By now most of us have seen or heard about the injury to Cubs outfielder Tyler Colvin. In a game on Sunday September 19th, the Cubs’ Tyler Colvin was struck by the jagged end of a broken bat by his team mate as he was advancing home from third base. Colvin suffered a collapsed lung when the jagged end of the bat hit him in the chest. Colvin is currently hospitalized and will miss the remainder of the season. Not only is it a shame Colvin’s bright rookie season is cut short, but his injury again high lights the potential for injury by maple bats.
The reason that we hear so much about maple bats is because as compared to the other major species of wood bat maple is much more prone to separating into multiple pieces than its ash counterpart which typically cracks, but remains in one piece. Ash is a less dense species of wood and has flexibility which allows the bat to bend more. Maple is much denser and doesn’t offer that flexibility. This density makes it very popular with players because the hardness makes the ball go further. Since maple is denser, the bat does not flex and it tends to separate when it breaks.
Colvin is the latest of cases in Major League Baseball involving injuries sustained by broken maple bats. Two years ago Pittsburgh Pirates hitting coach Don Long was hit just below his left eye by a broken bat and still has the scar to prove it. The injury risk is certainly real; however there are some factors that may make a ban hard to push through at the professional level.
First is that MLB rules stipulate “that a bat may be made from a single piece of wood without regard for species.” It would require an official rule change subject to negotiation with the union. The pop in maple has made it a very popular choice for Major Leaguers over the last decade. An estimated 60% of big leaguers swing maple bats regularly. Secondly, the supply of the other primary species of wood, ash is in jeopardy thanks to an invasive species called the Emerald Ash Borer. We have covered the Emerald Ash Borer previously on the World Bats Blog.
Major League Baseball has already implemented guidelines for slope of grain for bat manufacturers. Before a maple bat can be used at the big league level it must be evaluated for slope of grain. Basically, they are looking to certify that the grains of a maple bat are straight as it is believed that a bat’s durability is impacted by the straightness of its grains. You may notice when watching a big league game that just above the hands some bats are missing paint and a line is drawn along the grains. This is to signify the bat has been tested for slope of grain. Additionally all bats are now given a unique serial number and that serial number is noted each time a bat is broken so that bat manufacturers can trace the broken bat back to the manufacturer and they can in turn trace it back to the pallet of wood on which it came.
One thing that most people outside of the bat making industry do not seem to realize is that not all maple billets are created the same. Most hitters these days want a big barrel on their bat in lengths that often exceed 34 inches. World Bats has found that there are precious few maple billets that are high enough quality to produce a solid bat with a big barrel in these lengths. One of the things that we do that helps us have great quality is to limit our production of these larger bats. We hand select each billet and analyze it for multiple quality factors before turning it. For example, if we have an order for a 34″ JR243 there may only be ten billets out of one hundred that we feel will make a durable JR243. Most of those 90 that don’t make our grade would make a fine 33″ CR271, for example. It is our goal to produce safe bats that last. We have told our customers that we may have a difficult time filling their orders for these larger maple bats because we don’t want to risk their safety or our credibility. Our concern for their safety has been well received and they understand.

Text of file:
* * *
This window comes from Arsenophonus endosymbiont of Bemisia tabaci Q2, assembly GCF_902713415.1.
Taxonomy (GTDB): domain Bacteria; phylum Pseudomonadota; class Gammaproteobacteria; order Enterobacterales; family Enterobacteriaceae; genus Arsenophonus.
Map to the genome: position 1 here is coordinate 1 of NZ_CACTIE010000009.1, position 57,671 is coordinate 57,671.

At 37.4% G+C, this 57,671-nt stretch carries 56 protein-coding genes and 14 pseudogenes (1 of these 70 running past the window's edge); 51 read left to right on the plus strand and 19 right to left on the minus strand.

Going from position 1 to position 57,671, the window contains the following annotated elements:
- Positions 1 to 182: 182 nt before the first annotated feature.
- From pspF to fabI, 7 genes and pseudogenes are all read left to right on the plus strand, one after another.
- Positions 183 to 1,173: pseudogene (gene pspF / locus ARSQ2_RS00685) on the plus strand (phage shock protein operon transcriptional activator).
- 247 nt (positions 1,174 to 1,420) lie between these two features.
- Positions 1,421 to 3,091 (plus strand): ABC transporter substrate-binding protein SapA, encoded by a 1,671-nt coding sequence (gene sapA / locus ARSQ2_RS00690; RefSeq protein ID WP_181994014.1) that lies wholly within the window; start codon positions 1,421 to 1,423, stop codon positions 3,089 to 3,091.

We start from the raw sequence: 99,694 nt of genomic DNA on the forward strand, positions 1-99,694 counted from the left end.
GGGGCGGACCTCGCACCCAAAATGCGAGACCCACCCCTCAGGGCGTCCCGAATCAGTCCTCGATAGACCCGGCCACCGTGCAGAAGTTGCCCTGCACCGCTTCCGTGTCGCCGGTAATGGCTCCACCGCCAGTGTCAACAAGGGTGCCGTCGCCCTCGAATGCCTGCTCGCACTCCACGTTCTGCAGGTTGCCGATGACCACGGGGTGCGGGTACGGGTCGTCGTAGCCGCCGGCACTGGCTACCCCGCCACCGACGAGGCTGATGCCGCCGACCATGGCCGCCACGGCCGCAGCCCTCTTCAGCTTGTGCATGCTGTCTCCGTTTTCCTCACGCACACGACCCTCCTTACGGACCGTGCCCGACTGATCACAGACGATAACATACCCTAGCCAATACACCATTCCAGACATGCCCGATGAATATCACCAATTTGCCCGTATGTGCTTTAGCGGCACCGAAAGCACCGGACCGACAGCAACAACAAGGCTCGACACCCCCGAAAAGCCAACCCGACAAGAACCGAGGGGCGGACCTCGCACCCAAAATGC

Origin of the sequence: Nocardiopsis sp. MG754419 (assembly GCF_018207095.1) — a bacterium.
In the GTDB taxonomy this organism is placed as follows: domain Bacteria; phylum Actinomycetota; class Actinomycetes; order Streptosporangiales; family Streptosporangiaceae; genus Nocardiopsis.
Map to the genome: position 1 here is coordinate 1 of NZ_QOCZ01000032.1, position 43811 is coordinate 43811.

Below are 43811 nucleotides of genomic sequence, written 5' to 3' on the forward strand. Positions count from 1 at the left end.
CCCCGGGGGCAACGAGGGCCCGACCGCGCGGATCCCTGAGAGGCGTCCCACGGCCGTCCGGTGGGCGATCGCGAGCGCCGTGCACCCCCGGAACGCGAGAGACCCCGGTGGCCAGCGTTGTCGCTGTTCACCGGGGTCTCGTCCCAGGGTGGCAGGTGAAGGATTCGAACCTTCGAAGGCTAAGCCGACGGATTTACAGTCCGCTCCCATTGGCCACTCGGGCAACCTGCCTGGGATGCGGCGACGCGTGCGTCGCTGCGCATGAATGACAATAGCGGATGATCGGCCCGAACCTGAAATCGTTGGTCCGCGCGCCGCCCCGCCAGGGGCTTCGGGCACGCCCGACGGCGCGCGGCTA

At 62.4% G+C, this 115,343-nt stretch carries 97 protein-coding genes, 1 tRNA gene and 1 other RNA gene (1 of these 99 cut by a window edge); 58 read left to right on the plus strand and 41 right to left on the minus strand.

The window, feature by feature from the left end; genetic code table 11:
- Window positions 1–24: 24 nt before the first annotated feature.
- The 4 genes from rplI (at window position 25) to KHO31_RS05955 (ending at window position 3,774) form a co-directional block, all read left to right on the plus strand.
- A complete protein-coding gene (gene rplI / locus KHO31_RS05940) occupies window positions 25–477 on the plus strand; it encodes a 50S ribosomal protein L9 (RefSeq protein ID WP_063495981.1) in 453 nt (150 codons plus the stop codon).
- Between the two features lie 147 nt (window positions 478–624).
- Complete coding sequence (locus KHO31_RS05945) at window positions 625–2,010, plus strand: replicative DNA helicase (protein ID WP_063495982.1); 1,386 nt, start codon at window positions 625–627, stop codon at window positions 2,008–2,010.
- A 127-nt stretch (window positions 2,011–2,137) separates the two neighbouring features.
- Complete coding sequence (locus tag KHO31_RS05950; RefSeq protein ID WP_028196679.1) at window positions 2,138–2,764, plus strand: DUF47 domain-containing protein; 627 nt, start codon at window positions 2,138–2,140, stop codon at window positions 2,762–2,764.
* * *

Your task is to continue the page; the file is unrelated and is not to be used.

So what is the answer to the question of drawing a line between player safety and our sales goals? World Bats is just one cog in the wheel, and as such we don’t have the clout to push industry standards. We will continue to provide the best education we can for our customers. It’s our belief that having accurate information will lead to informed decisions. We seek to provide the best information available. One thing that we firmly believe in is offering birch to our customers. Birch is a relatively new product in the bat market. It offers hardness like a maple bat, but has the flexibility of ash bats. To learn the full details of the different wood species visit the “Our Wood” page on worldbats.com. We have found through our testing and customer feedback that birch tends to break like ash, it will splinter, but it generally holds together in one piece. Perhaps birch will become the new maple as safety concerns mount. World Bats is committed to using the best quality wood, regardless of species, to produce safe and durable baseball bats. It’s a commitment we’ve been dedicated to since day one. We know that bats are going to break; after all, the pitchers are trying to get us out. But rest assured when you step into the batter’s box with a World Bat, you are using a product that has been made from the best materials available.